Articles Posted in Punitive Damages

Barbara Kaiser had surgery to implant the Prolift Anterior Pelvic Floor Repair System, a transvaginal mesh medical device that supports the pelvic muscles. Within a few years of her surgery, she began to experience severe pelvic pain, bladder spasms, and pain during intercourse. Her doctor attributed these conditions to contractions in the mesh of the Prolift.  Kaiser had revision surgery to remove the device, but her surgeon could not completely extract it. The physician informed Kaiser that the painful complications she was experiencing were likely permanent.

Kaiser sued Ethicon Inc., Prolift’s manufacturer, and Johnson & Johnson, its parent company, seeking damages under the Indiana Products Liability Act.

After a two-week trial, a jury found Ethicon liable for defectively designing the Prolift device and choosing not to adequately warn about its complications.

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Reginald Bush a/k/a Reggie Bush, a former Heisman Trophy winner, had a successful professional football career and was named as starting running back for the San Francisco 49ers. While he was playing against the then St. Louis Rams at Edward Jones Dome in 2005, whose turf playing field was surrounded by a slippery concrete surface, Bush ran out of bounds while returning a punt and slid on the slippery surface, falling awkwardly. As the play ended, and while trying to slow down, Bush slipped on the concrete and suffered a left lateral meniscus tear.

Reggie Bush required surgery and extensive rehabilitation and did not return to play that season. Although Bush subsequently obtained a one-year contract with a different team, he was unable to play. He has not signed another professional football contract. Now he is 33 years old and still has problems with his left knee.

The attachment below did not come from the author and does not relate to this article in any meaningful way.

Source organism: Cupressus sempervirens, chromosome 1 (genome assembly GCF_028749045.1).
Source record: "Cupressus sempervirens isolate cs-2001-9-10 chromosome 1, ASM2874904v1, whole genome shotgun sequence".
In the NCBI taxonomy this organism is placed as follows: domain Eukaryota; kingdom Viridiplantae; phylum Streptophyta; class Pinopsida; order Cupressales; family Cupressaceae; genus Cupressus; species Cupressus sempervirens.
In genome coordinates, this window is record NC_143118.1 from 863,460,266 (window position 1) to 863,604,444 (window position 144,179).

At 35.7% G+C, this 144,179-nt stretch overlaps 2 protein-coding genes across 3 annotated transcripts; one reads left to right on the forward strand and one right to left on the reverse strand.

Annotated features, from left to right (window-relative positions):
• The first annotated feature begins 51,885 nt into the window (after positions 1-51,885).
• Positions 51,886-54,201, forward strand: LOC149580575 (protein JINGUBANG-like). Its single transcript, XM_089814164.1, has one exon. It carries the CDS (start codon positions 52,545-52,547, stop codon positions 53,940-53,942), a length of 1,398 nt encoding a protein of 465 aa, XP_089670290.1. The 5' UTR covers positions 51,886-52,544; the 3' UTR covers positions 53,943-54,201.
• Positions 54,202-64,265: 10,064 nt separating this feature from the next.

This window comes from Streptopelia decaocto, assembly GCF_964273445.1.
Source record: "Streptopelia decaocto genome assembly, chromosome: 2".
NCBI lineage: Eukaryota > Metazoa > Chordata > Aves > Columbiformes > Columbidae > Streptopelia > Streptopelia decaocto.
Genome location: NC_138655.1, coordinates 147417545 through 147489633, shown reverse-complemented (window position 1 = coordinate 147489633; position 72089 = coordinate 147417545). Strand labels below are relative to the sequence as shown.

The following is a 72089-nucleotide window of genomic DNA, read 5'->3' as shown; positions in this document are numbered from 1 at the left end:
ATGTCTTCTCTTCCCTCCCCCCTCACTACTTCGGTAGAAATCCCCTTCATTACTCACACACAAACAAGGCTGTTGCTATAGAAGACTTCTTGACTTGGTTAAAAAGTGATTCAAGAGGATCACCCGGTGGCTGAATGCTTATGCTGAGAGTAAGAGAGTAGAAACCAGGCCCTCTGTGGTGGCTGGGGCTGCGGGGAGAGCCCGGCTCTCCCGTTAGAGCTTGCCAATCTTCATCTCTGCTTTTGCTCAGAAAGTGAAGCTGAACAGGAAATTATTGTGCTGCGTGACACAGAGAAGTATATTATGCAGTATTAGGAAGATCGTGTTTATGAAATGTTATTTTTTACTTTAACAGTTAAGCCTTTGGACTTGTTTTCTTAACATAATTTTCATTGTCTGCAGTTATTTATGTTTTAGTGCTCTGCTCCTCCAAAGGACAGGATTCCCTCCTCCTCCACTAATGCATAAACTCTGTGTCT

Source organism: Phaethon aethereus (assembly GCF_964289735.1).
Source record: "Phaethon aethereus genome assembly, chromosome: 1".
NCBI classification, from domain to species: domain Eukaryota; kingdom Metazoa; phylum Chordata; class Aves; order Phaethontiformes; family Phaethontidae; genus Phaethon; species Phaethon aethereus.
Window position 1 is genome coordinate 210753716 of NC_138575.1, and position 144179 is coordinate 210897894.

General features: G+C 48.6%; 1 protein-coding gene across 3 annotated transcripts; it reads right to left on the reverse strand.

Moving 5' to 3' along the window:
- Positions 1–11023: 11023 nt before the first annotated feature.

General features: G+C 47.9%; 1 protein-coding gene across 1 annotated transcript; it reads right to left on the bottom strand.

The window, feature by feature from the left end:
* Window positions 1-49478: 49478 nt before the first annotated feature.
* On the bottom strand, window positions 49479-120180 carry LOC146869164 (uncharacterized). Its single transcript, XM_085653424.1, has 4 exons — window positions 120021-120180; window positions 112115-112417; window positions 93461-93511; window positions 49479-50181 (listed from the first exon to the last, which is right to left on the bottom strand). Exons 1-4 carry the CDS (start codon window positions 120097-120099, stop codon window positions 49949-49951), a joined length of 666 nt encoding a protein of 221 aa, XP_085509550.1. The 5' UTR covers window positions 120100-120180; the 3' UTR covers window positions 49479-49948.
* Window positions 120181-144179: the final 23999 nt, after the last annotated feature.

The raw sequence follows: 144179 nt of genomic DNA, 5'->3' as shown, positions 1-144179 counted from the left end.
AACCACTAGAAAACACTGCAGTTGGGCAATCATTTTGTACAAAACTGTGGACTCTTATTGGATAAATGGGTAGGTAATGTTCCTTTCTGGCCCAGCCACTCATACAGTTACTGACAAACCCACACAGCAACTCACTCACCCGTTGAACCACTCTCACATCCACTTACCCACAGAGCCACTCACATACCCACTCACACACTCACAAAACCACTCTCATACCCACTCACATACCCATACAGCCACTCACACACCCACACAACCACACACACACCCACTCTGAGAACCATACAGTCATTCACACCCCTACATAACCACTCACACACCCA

Bush sued the Los Angeles Rams LLC , alleging it was responsible for the St. Louis Rams LLC’s failure to warn of and fix a dangerous condition at the Edward Jones Dome.

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A Jackson County, Ill., jury has signed a verdict for $2.3 million for Frank Adams who suffered a shoulder injury and abnormal scarring condition after he dodged a vehicles in a rear-end crash.

Adams was working as an Illinois Department Transportation (IDOT) flagger at the time of the crash. He sued pest-control company Terminix and its employee Brian Doll in 2015 claiming that Doll consciously ignored several school-zone signs and IDOT work warnings before causing the collision with an Illinois Department of Corrections (IDOC) van in March 2014.

The jury’s verdict, which included $2,500 in punitive damages, is the highest verdict ever reported from Jackson County, Ill., according to the Jury Verdict Reporter. Adams had stopped the Illinois Department of Corrections van driven by Charles Ray Borum, which contained eight inmates at the time, because IDOT workers were trimming trees along Illinois Route 146 near Pope County High School.